Monday, October 6, 2014

My Son is Not a Joke

I took my son to school today and walked him to the gym, as I do every day because that's where his class meets. After I dropped him off, I stood to watch him find his class and another, older, class walked past me with their teacher. I listened to the kids.

"Hey, look at me, I'm a retard," said a boy as he mimicked what he presumed to be the way a "retard" would act.

I don't think it was aimed at my son, or anyone in particular. I think the boy was just "joking" and having "fun," but I heard it.

I thought about how it made me feel and wondered what it would be like if that child's mother had been standing where I was. What if my son had walked past her and said, "Hey, look at me I'm a (insert racial slur)" and then proceeded with what he presumed would be the actions associated with that particular slur?

I'm betting she wouldn't like it. I'm even betting she would've insisted my son not use such language to refer to hers. In fact, I think she night have been outraged.

While we seem to be making progress in some areas of respect, I think have progressed little when it comes to respecting people with disabilities. It seems to be okay to make fun of those with disabilities. It seems acceptable to use the word "retard" when denigrating someone else. It's okay to act "retarded" and laugh about it. It's a big joke. Only my son isn't a joke.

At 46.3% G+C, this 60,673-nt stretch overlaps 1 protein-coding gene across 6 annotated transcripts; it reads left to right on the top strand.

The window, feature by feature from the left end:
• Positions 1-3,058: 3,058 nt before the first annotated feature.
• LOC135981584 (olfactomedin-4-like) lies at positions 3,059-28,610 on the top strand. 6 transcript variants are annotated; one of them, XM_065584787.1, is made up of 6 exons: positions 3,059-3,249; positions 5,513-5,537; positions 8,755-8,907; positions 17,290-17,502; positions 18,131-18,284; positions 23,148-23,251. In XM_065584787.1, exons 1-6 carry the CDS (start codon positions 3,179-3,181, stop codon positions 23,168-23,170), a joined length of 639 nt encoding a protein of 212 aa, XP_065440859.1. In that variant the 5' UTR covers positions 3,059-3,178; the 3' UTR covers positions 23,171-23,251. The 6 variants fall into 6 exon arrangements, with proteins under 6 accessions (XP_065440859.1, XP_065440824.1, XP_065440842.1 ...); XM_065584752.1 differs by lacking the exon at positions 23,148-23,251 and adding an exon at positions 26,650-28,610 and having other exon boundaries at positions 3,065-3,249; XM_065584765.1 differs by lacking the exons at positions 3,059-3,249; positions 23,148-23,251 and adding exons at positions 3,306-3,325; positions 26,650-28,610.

He didn't ask for an extra chromosome. I did nothing to make him have that extra chromosome. He was born with it and he will live with it all of his life.

He is progressing, learning, and trying to do his best despite that extra chromosome. His extra chromosome does not define him and he deserves to be treated with respect, not be made the butt of jokes. We work every day to teach people this and, some days, I think that message is getting out. I see kids smile at my son, put their arms around him, and include him. Then I have an experience like today and wonder.

Yet I am hopeful that the world will be a better place for my son. I keep hoping that people will see him as a human being, not as a chromosome count. I keep working to send out a message loud and clear.

I may only have one voice, but I do have a voice, and I am going to use it.

My son is not a joke.

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